> emails, this can be done in cursor close.
Yes. I modified the close() and close(Exception) methods of the 
EntryToResponseCursor class :
     public void close() throws Exception {
         wrapped.close();

         try { txnManager.commitTransaction(); }
         catch( Exception e ) { // Do nothing }
     }

     public void close( Exception e ) throws Exception {
         wrapped.close( e );

         try { txnManager.abortTransaction(); }
         catch( Exception ee ) { // Do nothing }
     }

As you can see, the abort is done if we close the cursor with an exception.

Of course, the txnManager is injected when creating the cursor :

     public EntryToResponseCursor( int messageId, Cursor<Entry> wrapped, 
TxnManager txnManager ) {
         this.wrapped = wrapped;
         this.messageId = messageId;
         this.txnManager = txnManager;
     }

Now, I'm not sure that it's the best approach.

> *When a search cursor is open, another search cursor can be opened.
> *When a search cursor is open, a delete/add/modify request might be made.

Yes. This has to be handled too.
>
> If txn boundary is per request, then you have two options to handle the above:
> * Introduce txn ref count and close the txn context when the ref count
> drops to zero. This is similar to nested txns concept and if a nested
> txn aborts, the final enclosing txn aborts.
> * When a cursor is open and a delete/add/modify is made, read only txn
> has to be upgraded to read write txn. When the final enclosing txn
> commits, it can get a conlfict exception and the whole request has to
> be repeated.
>
> So, although we try to hide the txns from the user, the above approach
> is clearly not intuitive for the user as final cursor close determines
> txn boundary and txn has to be retried after a conflict exception.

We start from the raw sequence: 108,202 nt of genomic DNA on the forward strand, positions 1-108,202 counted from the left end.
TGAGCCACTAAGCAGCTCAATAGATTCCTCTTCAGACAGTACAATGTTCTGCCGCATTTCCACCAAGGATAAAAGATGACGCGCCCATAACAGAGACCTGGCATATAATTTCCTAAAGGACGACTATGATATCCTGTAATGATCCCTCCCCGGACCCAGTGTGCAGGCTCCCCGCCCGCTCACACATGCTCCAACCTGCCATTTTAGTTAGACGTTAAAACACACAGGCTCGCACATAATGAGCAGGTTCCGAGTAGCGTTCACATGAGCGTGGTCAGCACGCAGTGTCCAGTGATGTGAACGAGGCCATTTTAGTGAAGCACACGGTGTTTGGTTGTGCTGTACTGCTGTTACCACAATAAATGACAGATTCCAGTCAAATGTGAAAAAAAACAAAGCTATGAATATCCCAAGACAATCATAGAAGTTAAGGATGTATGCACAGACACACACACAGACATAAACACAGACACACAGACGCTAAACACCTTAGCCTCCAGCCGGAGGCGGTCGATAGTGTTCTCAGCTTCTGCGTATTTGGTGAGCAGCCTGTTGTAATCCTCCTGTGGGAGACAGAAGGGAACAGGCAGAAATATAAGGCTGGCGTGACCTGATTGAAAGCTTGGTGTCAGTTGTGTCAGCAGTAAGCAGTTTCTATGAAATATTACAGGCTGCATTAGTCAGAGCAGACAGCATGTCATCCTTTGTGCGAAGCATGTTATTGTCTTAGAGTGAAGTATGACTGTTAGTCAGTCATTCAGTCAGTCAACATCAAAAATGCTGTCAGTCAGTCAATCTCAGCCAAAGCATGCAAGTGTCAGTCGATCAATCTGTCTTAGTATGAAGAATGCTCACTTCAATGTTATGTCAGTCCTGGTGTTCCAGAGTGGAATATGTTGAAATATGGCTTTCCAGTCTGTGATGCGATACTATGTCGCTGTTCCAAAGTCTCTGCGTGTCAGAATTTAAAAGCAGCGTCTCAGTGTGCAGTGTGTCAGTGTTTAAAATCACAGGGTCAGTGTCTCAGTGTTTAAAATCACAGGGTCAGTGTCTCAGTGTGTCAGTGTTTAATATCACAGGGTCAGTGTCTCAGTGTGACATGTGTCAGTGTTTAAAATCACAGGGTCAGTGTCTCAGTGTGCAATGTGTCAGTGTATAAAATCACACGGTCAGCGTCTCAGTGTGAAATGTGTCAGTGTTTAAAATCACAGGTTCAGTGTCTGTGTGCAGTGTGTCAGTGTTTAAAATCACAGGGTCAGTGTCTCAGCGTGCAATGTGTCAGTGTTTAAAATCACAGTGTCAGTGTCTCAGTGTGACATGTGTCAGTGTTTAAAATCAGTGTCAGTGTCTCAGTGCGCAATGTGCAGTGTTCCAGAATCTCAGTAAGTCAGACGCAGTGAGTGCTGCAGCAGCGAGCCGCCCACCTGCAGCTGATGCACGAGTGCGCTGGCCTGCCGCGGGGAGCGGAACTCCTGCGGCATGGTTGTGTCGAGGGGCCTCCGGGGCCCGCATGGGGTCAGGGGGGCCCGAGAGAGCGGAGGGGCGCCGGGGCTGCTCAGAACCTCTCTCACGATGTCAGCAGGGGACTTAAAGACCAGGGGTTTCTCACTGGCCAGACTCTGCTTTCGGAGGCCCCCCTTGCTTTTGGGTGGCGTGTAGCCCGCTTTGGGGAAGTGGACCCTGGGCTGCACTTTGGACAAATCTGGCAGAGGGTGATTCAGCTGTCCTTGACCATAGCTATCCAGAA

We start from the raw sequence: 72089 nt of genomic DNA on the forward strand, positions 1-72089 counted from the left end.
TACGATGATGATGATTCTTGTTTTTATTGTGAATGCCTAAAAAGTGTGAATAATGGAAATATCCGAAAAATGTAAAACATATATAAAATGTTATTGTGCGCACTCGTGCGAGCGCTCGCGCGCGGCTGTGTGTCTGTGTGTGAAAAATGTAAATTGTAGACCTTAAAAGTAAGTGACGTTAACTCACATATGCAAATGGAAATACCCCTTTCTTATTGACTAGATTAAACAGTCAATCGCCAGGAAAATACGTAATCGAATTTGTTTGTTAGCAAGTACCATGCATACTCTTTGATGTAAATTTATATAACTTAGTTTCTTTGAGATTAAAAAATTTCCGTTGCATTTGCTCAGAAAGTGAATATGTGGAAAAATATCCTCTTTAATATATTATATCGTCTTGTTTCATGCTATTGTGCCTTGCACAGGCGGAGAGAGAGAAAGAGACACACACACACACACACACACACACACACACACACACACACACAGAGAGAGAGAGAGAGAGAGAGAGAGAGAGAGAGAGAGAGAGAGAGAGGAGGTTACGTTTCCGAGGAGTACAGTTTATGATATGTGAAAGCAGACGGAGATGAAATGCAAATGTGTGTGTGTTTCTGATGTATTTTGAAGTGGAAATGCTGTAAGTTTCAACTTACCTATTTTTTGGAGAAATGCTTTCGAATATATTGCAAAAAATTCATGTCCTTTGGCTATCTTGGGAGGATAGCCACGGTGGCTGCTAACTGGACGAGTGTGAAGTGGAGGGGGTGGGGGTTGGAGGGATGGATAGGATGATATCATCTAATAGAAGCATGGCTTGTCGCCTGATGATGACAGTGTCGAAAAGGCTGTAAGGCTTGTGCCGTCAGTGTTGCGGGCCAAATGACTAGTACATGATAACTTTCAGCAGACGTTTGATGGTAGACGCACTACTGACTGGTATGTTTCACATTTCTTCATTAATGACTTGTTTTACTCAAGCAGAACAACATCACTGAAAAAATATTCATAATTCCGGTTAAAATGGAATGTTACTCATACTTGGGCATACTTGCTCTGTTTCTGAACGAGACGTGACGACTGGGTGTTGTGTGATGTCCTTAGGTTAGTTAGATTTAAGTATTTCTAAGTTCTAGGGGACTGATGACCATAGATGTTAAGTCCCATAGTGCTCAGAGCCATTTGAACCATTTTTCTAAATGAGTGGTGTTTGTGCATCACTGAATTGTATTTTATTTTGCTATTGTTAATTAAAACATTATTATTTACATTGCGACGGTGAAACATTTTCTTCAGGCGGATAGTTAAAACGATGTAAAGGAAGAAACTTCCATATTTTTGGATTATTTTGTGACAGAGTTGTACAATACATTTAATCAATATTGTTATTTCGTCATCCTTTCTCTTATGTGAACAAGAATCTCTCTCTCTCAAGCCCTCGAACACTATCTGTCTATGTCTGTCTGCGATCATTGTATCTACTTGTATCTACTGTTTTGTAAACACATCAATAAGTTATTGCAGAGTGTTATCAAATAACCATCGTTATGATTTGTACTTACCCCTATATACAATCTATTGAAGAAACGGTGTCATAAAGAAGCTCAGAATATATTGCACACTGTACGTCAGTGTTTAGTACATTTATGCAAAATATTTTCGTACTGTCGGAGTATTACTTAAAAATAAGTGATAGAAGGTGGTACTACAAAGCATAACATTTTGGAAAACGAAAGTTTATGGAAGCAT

Understood. And clearly, the above approach I exposed is not sufficient...
>
> We have two options:
> * Have a txn context per request. Store context with cursor, then when
> user switches into cursor, restore its context, when it is leaving
> cursor, remove txn context. This way you dont have to deal with txn
> ref count or txn upgrade. I did something like this with jdbm browsers
> so that implementation there was totally hidden from the upper layers.
>
> *In embedded case, leave it to the user to determine the txn
> boundaries. This way things like recursive delete thorugh ldap core
> connection would meaningfully work .
Now, I'm thinking that option 1 is probably better. All in all, if some 
user of our server (not embedded) is doing a recursive search, we have 
to guarantee that it will work, whatever add/delete/modify he does in 
the middle, and without exposing the txns. In embedded mode, we should 
do the same thing, IMO. If it works for server-integ, it should also 
work for core-integ.

>
>
> Last and not least, since more than one person is involved in the code
> now, please let us know what you plan to do before you do any anything
> about code. Many of the points above were discussed here and there but
> I did not see a clear decision made about them, at least in the
> emails.
Right now, nothing was committed (except some obvious bug being fixed). 
My previous mails were pushed in order to avoid doing the big mistake to 
break something that was more or less in a better state than what I 
currently have.

People with commit access are quite sane, and we don't find funny to 
break the build :)

FYI, I also browse the classes and fixed all the places where we were 
using a cursor without closing them. I will commit this part, as it's 
not impacting the current code.

Thanks Selcuk ! (more to come later as I will make progress)




-- 
Regards,
Cordialement,
Emmanuel L├ęcharny
www.iktek.com